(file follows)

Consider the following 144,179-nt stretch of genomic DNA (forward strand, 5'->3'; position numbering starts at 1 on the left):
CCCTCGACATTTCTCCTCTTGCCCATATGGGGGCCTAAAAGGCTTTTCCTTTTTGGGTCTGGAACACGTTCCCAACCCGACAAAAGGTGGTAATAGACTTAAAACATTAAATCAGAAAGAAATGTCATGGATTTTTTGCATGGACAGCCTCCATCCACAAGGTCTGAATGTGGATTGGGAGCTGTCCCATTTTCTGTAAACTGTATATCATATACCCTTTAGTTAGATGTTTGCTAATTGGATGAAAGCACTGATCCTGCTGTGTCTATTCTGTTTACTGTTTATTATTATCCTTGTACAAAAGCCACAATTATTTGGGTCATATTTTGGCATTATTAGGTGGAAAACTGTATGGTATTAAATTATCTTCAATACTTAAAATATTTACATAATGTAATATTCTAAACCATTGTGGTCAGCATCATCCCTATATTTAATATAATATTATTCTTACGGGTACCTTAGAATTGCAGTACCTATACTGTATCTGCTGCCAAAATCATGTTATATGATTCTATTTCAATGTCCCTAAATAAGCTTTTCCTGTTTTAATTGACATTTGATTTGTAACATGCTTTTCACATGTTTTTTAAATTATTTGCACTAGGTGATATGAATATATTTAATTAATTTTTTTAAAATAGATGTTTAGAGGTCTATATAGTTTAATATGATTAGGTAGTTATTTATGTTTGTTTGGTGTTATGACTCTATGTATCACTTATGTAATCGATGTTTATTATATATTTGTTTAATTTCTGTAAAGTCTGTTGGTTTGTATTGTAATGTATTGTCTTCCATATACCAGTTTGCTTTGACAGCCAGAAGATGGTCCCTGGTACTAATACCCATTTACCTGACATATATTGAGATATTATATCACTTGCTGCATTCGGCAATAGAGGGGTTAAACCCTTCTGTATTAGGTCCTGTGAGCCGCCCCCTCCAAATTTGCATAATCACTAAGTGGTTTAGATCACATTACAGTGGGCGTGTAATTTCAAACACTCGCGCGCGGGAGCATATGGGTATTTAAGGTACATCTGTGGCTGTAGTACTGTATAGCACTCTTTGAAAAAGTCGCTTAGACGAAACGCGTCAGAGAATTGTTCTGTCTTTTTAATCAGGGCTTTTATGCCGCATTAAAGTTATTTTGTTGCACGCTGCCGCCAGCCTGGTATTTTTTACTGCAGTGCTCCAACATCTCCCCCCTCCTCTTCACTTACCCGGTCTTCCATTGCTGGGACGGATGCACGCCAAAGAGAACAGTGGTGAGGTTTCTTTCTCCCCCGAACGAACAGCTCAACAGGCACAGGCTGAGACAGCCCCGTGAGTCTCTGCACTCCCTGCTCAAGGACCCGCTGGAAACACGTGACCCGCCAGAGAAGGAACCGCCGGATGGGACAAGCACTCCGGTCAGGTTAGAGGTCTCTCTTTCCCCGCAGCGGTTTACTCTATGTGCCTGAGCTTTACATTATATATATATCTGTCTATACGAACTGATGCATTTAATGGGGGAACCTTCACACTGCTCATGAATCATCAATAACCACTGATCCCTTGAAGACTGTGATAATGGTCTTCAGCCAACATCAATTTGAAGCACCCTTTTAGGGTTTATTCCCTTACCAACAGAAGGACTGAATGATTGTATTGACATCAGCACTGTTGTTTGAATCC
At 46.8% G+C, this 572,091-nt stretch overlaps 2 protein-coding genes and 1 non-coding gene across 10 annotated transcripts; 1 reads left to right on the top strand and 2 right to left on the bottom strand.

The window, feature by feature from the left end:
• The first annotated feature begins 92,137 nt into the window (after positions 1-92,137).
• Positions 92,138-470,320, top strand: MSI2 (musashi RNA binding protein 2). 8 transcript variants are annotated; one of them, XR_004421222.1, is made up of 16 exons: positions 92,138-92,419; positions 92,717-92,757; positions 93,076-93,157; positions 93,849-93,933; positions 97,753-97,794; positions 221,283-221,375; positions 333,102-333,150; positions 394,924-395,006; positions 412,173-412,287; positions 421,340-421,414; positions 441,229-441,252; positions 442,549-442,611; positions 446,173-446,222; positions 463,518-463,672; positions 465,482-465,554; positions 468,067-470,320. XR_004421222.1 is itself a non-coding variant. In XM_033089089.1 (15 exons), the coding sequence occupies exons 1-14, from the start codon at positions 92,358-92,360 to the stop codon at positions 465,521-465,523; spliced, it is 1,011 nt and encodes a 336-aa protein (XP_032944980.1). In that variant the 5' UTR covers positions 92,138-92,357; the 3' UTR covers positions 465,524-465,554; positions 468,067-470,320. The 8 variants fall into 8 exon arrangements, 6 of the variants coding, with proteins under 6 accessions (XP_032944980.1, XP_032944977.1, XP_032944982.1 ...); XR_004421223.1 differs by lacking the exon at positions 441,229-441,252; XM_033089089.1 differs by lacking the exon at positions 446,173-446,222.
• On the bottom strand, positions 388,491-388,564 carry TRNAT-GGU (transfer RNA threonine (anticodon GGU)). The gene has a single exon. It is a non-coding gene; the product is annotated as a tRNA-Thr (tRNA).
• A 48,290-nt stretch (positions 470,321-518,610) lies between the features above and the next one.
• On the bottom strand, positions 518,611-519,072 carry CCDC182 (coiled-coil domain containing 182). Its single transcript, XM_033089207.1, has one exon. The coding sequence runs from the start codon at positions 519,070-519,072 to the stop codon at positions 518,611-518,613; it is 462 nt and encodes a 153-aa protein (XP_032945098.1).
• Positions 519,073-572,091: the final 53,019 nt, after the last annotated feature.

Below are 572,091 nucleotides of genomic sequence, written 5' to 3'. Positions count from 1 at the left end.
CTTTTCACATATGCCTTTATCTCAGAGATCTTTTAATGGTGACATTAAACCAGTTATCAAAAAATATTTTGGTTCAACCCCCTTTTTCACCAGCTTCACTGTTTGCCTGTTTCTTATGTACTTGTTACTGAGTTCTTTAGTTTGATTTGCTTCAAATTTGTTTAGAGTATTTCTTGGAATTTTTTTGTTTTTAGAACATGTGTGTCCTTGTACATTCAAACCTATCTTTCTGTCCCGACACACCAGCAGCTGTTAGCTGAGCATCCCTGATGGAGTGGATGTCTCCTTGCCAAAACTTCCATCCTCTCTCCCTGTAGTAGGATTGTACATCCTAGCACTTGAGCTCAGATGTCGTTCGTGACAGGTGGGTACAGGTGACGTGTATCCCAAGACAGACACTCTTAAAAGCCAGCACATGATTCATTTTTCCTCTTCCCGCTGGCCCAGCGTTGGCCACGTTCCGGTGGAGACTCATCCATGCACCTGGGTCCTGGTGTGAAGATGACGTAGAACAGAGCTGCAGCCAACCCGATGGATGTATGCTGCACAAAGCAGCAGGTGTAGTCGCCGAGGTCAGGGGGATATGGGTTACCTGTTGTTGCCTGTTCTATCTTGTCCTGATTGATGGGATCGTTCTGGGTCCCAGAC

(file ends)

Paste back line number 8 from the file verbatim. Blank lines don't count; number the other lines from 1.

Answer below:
• A 48,290-nt stretch (positions 470,321-518,610) lies between the features above and the next one.